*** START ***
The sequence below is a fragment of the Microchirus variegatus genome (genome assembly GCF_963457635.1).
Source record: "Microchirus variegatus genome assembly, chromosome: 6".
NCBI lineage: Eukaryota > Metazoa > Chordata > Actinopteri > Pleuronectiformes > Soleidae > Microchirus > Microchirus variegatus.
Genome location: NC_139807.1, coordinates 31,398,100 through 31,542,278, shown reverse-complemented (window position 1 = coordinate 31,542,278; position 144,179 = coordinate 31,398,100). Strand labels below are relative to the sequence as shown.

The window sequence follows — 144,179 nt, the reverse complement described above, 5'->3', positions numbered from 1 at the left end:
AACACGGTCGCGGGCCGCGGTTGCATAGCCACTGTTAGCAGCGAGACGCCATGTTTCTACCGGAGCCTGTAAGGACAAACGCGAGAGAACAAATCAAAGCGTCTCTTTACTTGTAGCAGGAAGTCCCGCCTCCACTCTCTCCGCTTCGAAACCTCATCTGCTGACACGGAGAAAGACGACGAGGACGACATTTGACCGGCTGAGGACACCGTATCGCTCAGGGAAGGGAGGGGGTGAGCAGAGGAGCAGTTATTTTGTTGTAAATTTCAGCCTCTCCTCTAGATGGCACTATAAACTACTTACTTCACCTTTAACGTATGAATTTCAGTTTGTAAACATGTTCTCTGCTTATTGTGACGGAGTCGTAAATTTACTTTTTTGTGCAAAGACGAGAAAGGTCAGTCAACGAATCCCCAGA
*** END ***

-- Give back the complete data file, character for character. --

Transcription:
The sequence below is a fragment of the Microchirus variegatus genome (genome assembly GCF_963457635.1).
Source record: "Microchirus variegatus genome assembly, chromosome: 6".
NCBI lineage: Eukaryota > Metazoa > Chordata > Actinopteri > Pleuronectiformes > Soleidae > Microchirus > Microchirus variegatus.
Genome location: NC_139807.1, coordinates 31,398,100 through 31,542,278, shown reverse-complemented (window position 1 = coordinate 31,542,278; position 144,179 = coordinate 31,398,100). Strand labels below are relative to the sequence as shown.

The window sequence follows — 144,179 nt, the reverse complement described above, 5'->3', positions numbered from 1 at the left end:
AACACGGTCGCGGGCCGCGGTTGCATAGCCACTGTTAGCAGCGAGACGCCATGTTTCTACCGGAGCCTGTAAGGACAAACGCGAGAGAACAAATCAAAGCGTCTCTTTACTTGTAGCAGGAAGTCCCGCCTCCACTCTCTCCGCTTCGAAACCTCATCTGCTGACACGGAGAAAGACGACGAGGACGACATTTGACCGGCTGAGGACACCGTATCGCTCAGGGAAGGGAGGGGGTGAGCAGAGGAGCAGTTATTTTGTTGTAAATTTCAGCCTCTCCTCTAGATGGCACTATAAACTACTTACTTCACCTTTAACGTATGAATTTCAGTTTGTAAACATGTTCTCTGCTTATTGTGACGGAGTCGTAAATTTACTTTTTTGTGCAAAGACGAGAAAGGTCAGTCAACGAATCCCCAGA